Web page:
The Yankees saw something in Aaron Hicks and caught the Twins at the perfect time to swoop in for the mere cost of a player that's hanging in the game as a backup catcher.
With Hicks firmly putting himself on the map last season, he's looking to elevate his game one last level -- to elite status. The Yankees, who signed Hicks to a seven-year, $70 million extension Monday, clearly believe Hicks has the capacity reach that standing among the game's best.
"He has more gas in his tank, he has more mountains to climb," Yankees GM Brian Cashman said. "We're excited by a player who came here that wasn't a finished product and had a lot of upside. We engaged him on a lot of levels about the talent that we thought he possessed."
Hicks' progression has not come without its hiccups. The 29-year-old former first round draft pick overcame production issues early on in his Yankees tenure, which might have been due to the inability to find reps in a cluttered outfield. He also battled to stay on the field in 2017, missing 74 games, though the offensive promise began to bubble up when he took the field.
After missing 25 more games in 2018, it seems that the only thing that can keep Hicks down is his health.
Hicks established new career bests in multiple offensive categories in 2018 -- plate appearances (581), runs (90), home runs (27), RBI (79), walks (90) and OPS+ (123). His plate discipline has been at the forefront of his upswing, posting OBP marks of .372 and .366 in 2017 and 2018, respectively.
Maybe more importantly, Hicks figured out how to produce from both sides of the plate in 2018, notching an .846 OPS as a left-handed hitter and .801 OPS from the right side. Hicks had always been considered better against left-handed pitchers, making last season's results all the more impressive. It's especially important that Hicks maintain that balance, as he might find himself atop the Yankees lineup quite often.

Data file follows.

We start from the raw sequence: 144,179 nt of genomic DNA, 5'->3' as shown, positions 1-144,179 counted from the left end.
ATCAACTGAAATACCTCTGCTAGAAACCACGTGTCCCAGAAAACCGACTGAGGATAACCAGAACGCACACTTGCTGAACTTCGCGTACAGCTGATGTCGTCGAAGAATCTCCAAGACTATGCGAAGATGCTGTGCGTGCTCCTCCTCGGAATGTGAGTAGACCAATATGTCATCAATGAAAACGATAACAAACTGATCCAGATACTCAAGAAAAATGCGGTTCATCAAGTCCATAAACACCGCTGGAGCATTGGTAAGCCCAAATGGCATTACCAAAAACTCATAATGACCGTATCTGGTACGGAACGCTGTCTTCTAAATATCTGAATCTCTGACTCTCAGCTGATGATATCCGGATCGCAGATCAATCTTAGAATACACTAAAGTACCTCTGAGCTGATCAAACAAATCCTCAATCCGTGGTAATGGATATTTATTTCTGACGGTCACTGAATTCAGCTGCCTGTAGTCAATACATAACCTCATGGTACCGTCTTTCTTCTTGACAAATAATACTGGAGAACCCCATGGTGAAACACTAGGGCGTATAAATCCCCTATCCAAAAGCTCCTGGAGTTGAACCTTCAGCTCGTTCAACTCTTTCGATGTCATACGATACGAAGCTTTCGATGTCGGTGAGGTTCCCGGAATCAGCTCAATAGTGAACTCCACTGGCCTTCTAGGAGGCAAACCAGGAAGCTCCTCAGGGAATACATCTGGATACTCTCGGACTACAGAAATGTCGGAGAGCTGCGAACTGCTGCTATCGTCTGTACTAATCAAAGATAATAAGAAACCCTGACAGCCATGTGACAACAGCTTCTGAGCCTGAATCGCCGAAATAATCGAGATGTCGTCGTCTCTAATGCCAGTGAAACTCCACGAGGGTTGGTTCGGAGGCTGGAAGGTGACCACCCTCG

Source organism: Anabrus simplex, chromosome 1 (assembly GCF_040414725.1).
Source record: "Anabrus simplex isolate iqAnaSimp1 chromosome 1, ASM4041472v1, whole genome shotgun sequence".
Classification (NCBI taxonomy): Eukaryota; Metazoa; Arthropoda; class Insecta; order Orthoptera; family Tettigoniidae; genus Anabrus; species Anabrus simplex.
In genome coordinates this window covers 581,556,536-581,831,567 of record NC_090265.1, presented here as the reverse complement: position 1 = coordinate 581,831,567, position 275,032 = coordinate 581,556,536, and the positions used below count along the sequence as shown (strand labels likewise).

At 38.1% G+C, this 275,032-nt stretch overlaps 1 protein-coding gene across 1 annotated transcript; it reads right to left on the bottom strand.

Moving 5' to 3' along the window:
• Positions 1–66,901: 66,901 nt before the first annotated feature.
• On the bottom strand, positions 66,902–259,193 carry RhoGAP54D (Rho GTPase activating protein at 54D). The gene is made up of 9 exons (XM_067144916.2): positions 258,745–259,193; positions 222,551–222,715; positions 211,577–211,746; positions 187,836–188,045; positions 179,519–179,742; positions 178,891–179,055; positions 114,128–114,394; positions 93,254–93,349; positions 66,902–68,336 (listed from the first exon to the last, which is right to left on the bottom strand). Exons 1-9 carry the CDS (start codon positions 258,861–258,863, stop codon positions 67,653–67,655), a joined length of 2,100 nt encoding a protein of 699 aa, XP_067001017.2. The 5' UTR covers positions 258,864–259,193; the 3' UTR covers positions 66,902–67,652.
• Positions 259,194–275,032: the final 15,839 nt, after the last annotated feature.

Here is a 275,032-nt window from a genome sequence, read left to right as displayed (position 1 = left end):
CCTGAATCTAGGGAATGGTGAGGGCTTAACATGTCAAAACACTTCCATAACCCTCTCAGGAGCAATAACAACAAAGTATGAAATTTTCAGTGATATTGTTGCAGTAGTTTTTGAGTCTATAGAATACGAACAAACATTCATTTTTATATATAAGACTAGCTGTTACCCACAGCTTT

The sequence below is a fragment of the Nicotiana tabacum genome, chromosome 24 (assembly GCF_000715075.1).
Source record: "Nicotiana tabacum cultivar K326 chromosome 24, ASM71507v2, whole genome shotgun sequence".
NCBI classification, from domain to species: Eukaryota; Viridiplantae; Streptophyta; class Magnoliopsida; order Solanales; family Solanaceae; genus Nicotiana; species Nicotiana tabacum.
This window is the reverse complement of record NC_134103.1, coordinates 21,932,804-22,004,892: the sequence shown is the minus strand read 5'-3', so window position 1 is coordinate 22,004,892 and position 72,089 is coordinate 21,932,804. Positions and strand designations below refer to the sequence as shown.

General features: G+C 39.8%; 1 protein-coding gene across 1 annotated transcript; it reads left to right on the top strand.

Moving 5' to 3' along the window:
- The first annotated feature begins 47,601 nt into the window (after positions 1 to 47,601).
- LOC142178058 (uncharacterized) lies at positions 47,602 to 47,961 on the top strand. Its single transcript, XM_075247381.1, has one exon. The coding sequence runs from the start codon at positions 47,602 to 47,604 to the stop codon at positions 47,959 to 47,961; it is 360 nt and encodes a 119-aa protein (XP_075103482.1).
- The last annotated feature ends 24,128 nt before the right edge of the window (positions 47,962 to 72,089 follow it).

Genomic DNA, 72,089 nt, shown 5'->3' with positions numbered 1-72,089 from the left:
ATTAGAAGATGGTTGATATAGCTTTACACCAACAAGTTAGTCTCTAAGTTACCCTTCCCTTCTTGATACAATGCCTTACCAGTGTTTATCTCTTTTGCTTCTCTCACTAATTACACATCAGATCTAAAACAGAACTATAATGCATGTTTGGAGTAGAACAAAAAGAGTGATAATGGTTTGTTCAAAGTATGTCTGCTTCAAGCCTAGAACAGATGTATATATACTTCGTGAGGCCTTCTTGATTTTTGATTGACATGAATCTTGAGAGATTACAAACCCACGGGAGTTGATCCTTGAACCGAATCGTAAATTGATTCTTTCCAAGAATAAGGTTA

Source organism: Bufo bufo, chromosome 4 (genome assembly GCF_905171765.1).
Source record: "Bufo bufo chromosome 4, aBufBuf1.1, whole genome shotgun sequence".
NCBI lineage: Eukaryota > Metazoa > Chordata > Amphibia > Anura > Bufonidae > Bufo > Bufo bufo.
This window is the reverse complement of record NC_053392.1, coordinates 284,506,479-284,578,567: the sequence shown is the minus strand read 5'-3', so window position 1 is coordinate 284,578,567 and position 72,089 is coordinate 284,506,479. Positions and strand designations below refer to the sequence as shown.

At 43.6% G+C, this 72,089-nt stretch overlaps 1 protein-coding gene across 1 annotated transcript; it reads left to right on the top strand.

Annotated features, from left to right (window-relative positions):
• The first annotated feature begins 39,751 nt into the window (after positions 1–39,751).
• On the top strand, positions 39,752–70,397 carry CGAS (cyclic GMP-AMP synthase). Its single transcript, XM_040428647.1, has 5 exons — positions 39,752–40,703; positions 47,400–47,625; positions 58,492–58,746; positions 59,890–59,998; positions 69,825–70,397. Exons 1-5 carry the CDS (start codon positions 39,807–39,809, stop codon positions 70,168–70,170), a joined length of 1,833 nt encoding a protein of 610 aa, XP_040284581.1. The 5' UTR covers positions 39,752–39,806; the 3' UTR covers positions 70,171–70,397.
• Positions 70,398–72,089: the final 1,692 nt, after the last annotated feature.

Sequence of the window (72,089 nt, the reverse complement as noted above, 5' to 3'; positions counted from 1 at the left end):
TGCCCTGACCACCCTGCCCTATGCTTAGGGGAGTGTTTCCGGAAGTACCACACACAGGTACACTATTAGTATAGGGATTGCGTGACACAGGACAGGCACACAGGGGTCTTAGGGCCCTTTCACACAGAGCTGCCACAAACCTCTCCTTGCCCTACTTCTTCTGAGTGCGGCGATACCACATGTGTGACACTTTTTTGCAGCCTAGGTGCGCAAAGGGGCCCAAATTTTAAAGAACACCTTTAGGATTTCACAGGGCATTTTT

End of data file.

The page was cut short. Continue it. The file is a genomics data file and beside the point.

Defensive metrics showed below average work from Hicks in 2018, though his marks were well above league average in 2017. Hicks covers his ground in center field and has a fine arm -- one that is strong enough to simply prevent base runners from bothering to test. At his age, Hicks should have at least a few more years left in center field, with a possible transition to a corner outfield spot toward the second half of his deal.
Hopefully, Hicks -- whose attention to his diet and exercise regimen have improved over the years -- can play in even more games in 2019 and in subsequent seasons. For the Yankees to be successful, the club needs him to be the daily table-setter with a bat that is downright lethal at any stage in a game, combined with the potential for superior defense in a prime position on the field.
In 2019, Hicks could finally reach the full promise the Twins saw when they drafted him -- elite five-tool talent -- abilities the Yankees are now capitalizing on because New York took the time Minnesota didn't want to in cultivating him.